In my email group, I talked about the commonly believed myth that it only takes 21 days to change a habit, and someone asked me “Why do we all believe that?”
You know what? That’s a bloody great question because it reminded me of another important factor that drives our behaviour - our beliefs.
The 21-day myth started way back in the 60’s when a plastic surgeon called Maxwell Maltz published a book called Psycho Cybernetics. It was a huge bestseller, selling over 30 million copies.
In his book, Maltz talked about his observations around his patients and himself. He noticed that his plastic surgery patients took, on average, 21 days to get used to seeing their new face. He also noticed amputees took about 21 days to stop feeling their phantom limb and adjust to their new reality.
Observing his patients made Maltz think about his own adjustment to change, and he noticed that it also took him about 21 days to form new habits. He wrote in his book, "These, and many other commonly observed phenomena tend to show that it requires a minimum of about 21 days for an old mental image to dissolve and a new one to jell."
Unfortunately, but with every good intention, the personal development experts of the day jumped all over that quote like a gaggle of teenage girls on Justin Bieber’s used lip-balm.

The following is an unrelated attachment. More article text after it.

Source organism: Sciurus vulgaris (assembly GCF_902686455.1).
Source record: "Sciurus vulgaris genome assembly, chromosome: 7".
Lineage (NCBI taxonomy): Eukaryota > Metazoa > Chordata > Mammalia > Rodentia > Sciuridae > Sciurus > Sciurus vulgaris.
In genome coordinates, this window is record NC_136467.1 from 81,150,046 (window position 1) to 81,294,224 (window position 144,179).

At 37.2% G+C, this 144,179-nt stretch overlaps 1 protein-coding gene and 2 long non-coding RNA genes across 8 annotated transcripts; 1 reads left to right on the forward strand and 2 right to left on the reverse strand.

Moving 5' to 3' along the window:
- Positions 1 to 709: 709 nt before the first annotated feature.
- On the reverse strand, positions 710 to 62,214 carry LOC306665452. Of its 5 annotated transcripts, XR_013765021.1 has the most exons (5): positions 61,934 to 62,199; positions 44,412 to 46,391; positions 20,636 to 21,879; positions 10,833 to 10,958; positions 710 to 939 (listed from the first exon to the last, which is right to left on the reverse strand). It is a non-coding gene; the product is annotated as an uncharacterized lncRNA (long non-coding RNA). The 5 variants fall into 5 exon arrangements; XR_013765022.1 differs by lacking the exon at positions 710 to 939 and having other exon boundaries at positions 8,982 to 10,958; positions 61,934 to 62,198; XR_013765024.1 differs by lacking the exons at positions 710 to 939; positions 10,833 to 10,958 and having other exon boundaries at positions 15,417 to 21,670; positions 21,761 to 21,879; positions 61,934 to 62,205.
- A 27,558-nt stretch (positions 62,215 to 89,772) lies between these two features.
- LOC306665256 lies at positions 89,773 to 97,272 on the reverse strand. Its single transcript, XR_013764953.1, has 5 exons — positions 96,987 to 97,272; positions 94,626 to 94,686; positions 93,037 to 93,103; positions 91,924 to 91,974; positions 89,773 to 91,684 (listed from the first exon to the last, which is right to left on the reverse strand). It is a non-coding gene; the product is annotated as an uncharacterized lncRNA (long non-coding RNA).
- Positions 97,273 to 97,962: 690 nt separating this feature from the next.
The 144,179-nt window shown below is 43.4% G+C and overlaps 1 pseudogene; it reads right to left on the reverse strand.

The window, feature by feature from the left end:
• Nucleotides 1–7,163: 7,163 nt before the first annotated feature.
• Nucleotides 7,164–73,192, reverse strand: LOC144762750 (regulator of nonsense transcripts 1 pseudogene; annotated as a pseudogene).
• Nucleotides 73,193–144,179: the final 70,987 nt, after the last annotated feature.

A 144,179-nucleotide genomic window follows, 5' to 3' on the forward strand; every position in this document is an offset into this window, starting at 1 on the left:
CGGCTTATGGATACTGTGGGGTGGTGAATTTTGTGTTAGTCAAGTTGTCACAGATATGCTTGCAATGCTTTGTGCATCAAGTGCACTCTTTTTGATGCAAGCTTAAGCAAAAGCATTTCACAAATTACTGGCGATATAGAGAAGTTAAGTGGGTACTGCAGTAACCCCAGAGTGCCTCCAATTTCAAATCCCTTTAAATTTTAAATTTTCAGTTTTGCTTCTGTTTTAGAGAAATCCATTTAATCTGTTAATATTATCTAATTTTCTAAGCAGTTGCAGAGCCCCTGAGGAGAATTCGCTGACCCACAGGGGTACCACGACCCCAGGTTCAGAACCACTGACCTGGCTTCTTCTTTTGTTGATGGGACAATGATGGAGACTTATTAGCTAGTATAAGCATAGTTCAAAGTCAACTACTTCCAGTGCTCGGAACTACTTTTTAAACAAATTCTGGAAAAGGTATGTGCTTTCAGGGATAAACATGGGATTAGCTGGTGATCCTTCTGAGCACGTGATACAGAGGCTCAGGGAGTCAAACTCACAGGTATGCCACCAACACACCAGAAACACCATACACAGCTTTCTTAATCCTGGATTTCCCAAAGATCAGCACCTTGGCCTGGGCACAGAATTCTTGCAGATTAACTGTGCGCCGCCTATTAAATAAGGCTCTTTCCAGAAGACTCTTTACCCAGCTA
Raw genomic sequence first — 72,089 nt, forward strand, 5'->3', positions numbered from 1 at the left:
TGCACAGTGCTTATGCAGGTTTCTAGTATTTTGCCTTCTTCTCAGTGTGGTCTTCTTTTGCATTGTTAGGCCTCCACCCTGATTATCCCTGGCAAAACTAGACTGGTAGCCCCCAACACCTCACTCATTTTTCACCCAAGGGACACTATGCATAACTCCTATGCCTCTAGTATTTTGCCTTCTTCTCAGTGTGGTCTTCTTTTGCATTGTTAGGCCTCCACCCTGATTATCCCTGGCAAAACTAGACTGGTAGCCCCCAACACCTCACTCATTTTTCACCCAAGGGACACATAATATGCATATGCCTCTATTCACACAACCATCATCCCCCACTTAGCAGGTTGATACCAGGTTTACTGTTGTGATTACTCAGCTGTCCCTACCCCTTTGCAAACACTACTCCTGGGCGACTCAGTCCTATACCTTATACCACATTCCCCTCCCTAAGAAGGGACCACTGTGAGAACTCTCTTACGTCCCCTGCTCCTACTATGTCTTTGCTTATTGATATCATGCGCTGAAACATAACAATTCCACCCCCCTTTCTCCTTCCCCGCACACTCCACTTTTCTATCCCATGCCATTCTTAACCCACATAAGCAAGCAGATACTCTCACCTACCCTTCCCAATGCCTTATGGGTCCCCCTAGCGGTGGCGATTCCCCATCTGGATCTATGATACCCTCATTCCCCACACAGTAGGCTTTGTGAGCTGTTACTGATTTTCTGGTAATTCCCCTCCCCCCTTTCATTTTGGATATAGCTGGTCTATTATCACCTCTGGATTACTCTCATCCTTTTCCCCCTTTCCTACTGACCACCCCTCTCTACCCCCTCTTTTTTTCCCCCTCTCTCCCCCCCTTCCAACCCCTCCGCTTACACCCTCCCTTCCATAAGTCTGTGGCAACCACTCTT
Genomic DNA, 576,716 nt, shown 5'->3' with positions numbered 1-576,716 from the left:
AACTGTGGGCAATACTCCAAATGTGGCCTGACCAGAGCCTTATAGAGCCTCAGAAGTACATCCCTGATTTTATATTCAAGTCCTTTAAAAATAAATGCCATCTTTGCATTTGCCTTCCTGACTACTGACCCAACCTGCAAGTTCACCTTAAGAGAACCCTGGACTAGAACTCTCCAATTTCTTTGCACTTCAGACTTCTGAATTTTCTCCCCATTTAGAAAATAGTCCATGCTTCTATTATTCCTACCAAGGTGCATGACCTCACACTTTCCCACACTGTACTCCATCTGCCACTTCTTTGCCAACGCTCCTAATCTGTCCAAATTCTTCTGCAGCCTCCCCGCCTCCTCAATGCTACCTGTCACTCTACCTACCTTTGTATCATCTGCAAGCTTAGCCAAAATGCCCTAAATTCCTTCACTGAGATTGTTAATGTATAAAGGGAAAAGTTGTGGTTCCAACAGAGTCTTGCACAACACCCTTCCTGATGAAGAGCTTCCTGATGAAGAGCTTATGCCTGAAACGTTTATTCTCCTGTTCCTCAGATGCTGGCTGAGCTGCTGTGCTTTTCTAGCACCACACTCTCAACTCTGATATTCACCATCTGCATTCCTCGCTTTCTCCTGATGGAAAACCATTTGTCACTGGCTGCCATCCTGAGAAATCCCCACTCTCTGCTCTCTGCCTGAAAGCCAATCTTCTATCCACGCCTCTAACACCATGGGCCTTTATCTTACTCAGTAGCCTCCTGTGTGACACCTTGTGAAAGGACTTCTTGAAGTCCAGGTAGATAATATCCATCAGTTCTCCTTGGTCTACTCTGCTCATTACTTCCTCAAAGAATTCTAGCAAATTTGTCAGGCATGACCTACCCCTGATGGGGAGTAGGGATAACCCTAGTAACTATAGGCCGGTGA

They put the 21-day theory out to all their followers, but forget to mention one vital word:
As in the fewest number. As in the least. As in “It’s probably gonna take longer so don’t count on it, doll face”.
Yeah, they left that bit out. And so all those experts, coupled with a good 30 million book readers also conveniently deleting the “M” word in their own heads, gave birth to one of the most commonly held myths in the world of popular psychology.
And that leads me on to a very important point: It’s always good to question where your beliefs come from, because they affect so much in your life.
If you still believed that new habits should be conquered in three weeks, you could well think all this “change for the better” lark wasn’t for you; that you were destined to be forever at the mercy of your bad habits – an eternity of smoking, swearing and swilling wine.
I can tell you one thing for sure. It is possible to quit smoking. I did that.
As for swearing and occasional wine-swilling? Well, if they ever became a problem for me I would quit those feckers too!
Sometimes change doesn’t feel easy, but understanding why it isn’t easy can really help you get through the tough times.
It’s one of the many things I help people with, and if you want to get to know me better, you can sign up to my free emails that go out every weekday!